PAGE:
Thinking about fostering a cat from your local shelter? Read this fir, So you think you want to foster a kitten, or a cat, a dog, or whatever you call a small baby dog. I’ve fostered kittens for about a year now, and dogs occasionally, so here are some insights and things I’ve learned from the process so far!
1.It can be tough. Here’s a fun fact I learned recently: we never fully domesticated cats! Any cat that lives with you peacefully has chosen to do so or was socialized from an early age to accept human contact. So the kitten you receive may act like a wild animal that will bite, hiss, and scratch you if you come near it. It may take weeks, if not longer, to socialize the kitten into an adoptable house cat.
2. Nighttime can be the worst. Like babies, kittens can be very active at nighttime. That can include crying or meowing all night, loudly playing with their toys, or coming into your room to eat your hair. My advice is to close your door at night and hope they’re not too loud.
3. You will deal with a lot of poop. Like, a lot. Obviously cats use a litter box, and every decent human being knows to pick up their dog’s poop, but did you know kittens LOVE to bat around their poop like a toy? Did you also know that while most kittens instinctively use litter boxes, they also can be too scared to go there and then will poop in their hiding spot? So get used to that.
4. Don’t overestimate your abilities. Someone reached out to me recently to ask me to foster two kittens that were found under a house. (When you post about fostering kittens in a place like Los Angeles, where there are lots of cats in need, word gets around!) I’ve never had two kittens at once before, but I’d also heard that two can actually be easier because they’ll play with each other. But two feral kittens, it turns out, are harder to socialize. When one kitten would start to come around, the other one would hiss, and seemingly alert to his brother, “this lady that’s constantly feeding us food, is suspect!” And then they’d BOTH go back to hissing and scratching me. I finally had to swallow my pride and tell the rescue organization that these kittens were too much for me. (They were very chill and traded me the two kittens for a littermate that was easier.)
5. Sometimes you get lucky, and it’s very easy. As hard as it can be, it can also be very easy. When I fostered a two-year-old pug a few years ago, it was the easiest pet I ever had. She was already house trained, didn’t bark, and mostly just wanted to hang out on the couch with me. She also snorted like a pig, snored when she slept, and I never wondered where she was because she refused to leave my side!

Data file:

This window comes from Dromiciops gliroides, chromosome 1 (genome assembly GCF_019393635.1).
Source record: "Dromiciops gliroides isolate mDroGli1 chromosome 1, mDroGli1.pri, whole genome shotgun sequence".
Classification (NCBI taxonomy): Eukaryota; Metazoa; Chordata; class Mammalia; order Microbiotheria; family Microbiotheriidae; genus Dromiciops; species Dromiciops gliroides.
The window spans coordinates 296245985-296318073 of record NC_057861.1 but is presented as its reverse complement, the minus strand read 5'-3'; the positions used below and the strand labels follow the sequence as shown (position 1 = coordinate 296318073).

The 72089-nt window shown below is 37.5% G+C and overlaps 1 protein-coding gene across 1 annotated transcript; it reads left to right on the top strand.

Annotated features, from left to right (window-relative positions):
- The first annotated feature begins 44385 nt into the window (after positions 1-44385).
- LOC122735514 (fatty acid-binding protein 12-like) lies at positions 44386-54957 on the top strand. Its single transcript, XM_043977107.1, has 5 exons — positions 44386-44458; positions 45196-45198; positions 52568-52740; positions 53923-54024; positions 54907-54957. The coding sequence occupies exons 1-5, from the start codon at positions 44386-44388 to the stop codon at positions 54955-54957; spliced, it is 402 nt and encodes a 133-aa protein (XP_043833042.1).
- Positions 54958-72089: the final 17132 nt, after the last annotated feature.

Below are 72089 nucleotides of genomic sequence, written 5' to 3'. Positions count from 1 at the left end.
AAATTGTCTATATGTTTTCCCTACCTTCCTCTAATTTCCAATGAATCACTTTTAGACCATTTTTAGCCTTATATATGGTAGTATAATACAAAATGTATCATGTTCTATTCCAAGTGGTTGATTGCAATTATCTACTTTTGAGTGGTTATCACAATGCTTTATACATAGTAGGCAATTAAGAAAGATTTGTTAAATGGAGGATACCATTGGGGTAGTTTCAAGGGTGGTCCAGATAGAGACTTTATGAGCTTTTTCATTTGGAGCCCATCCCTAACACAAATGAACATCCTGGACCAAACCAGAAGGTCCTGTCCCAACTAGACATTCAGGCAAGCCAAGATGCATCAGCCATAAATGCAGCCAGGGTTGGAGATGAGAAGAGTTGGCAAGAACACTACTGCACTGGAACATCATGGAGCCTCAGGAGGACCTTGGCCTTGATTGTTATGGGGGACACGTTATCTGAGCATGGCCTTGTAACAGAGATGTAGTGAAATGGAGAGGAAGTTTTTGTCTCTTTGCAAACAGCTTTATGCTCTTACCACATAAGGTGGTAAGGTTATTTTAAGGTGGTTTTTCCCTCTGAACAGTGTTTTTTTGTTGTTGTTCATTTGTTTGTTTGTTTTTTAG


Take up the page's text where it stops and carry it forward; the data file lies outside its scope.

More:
6. Fostering is a great way to have short experiences with animals you like, but don’t want to keep. Kittens are so cute, but a cat can be a 20-year long investment. Think of fostering as being an aunt or uncle to an animal. They’re cute, you get to play with them, but then one day their forever family comes and picks them up and you can go off to Singles Weekend in Atlantic City!
7. There are a lot of different types of rescue organizations, and they’re filled with great people. We’ve fostered with two different organizations, both with slightly different modes of operation. One organization tends to pull cats from shelters so that there’s more room in shelters for other animals. The other focuses on Trap Neuter Return and fosters out only the kittens that are young enough to be socialized for homes. This is all to say if you don’t love one type of rescue, or don’t gel with an organization, see if there’s another one that works better for you.
8. Fostering kittens is very rewarding. For every shy beginning, every hiss, and scratch, there has been a moment with every kitten we’ve fostered where they come and sit our laps of their own accord and purr. And seeing that transformation from a shy, scared kitten, to love bug feels really good. Even though you miss every little kitten you foster, when they go to their new home and you know you’ve saved them from a hard life on the streets, you can’t help but feel proud for helping out.
9. Keep track of your receipts. Often, the Humane Society will donate supplies to you if needed. But if you can afford to buy the supplies your self, it helps save the organization money. And keep in mind that any kitty litter, food, and other supplies you buy for your foster animal can be tax-deductible. Hold onto those receipts.
10. Be prepared for a few tears. After spending a few weeks with these little cuddle bugs, it can be really hard to bring them back and let them find they’re forever home. Just remember that they will find that home that is perfect for them. And also if you adopt all of them, you won’t have room to foster more! You may not recognize these subtle ways that your cat is showing affection.